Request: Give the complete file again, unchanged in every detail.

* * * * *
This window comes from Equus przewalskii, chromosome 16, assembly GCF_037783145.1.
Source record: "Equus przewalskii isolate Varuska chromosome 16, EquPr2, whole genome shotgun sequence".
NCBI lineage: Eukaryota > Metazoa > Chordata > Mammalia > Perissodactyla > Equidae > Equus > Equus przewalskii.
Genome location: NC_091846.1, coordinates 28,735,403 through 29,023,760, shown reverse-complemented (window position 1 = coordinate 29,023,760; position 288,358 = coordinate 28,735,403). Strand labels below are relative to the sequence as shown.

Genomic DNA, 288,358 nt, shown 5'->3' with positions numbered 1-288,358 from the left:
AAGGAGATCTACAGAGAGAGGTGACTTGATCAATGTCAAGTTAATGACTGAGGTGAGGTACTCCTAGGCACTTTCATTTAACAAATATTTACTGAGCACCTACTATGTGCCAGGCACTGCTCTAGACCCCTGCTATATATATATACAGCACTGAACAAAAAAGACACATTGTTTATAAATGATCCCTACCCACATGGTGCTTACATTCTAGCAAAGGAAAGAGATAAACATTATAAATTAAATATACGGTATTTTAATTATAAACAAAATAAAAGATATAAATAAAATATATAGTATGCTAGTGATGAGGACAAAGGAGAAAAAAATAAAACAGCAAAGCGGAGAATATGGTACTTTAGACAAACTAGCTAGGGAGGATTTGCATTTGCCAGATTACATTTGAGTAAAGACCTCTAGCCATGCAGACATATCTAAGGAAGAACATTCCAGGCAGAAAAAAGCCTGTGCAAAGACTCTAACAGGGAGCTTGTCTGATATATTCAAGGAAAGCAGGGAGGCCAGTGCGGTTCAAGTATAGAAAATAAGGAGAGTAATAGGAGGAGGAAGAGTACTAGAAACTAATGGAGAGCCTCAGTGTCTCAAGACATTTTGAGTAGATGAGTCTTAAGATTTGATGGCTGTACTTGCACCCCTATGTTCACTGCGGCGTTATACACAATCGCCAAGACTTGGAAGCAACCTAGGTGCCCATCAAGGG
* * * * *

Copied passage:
This window comes from Equus przewalskii, chromosome 16, assembly GCF_037783145.1.
Source record: "Equus przewalskii isolate Varuska chromosome 16, EquPr2, whole genome shotgun sequence".
NCBI lineage: Eukaryota > Metazoa > Chordata > Mammalia > Perissodactyla > Equidae > Equus > Equus przewalskii.
Genome location: NC_091846.1, coordinates 28,735,403 through 29,023,760, shown reverse-complemented (window position 1 = coordinate 29,023,760; position 288,358 = coordinate 28,735,403). Strand labels below are relative to the sequence as shown.

Genomic DNA, 288,358 nt, shown 5'->3' with positions numbered 1-288,358 from the left:
AAGGAGATCTACAGAGAGAGGTGACTTGATCAATGTCAAGTTAATGACTGAGGTGAGGTACTCCTAGGCACTTTCATTTAACAAATATTTACTGAGCACCTACTATGTGCCAGGCACTGCTCTAGACCCCTGCTATATATATATACAGCACTGAACAAAAAAGACACATTGTTTATAAATGATCCCTACCCACATGGTGCTTACATTCTAGCAAAGGAAAGAGATAAACATTATAAATTAAATATACGGTATTTTAATTATAAACAAAATAAAAGATATAAATAAAATATATAGTATGCTAGTGATGAGGACAAAGGAGAAAAAAATAAAACAGCAAAGCGGAGAATATGGTACTTTAGACAAACTAGCTAGGGAGGATTTGCATTTGCCAGATTACATTTGAGTAAAGACCTCTAGCCATGCAGACATATCTAAGGAAGAACATTCCAGGCAGAAAAAAGCCTGTGCAAAGACTCTAACAGGGAGCTTGTCTGATATATTCAAGGAAAGCAGGGAGGCCAGTGCGGTTCAAGTATAGAAAATAAGGAGAGTAATAGGAGGAGGAAGAGTACTAGAAACTAATGGAGAGCCTCAGTGTCTCAAGACATTTTGAGTAGATGAGTCTTAAGATTTGATGGCTGTACTTGCACCCCTATGTTCACTGCGGCGTTATACACAATCGCCAAGACTTGGAAGCAACCTAGGTGCCCATCAAGGG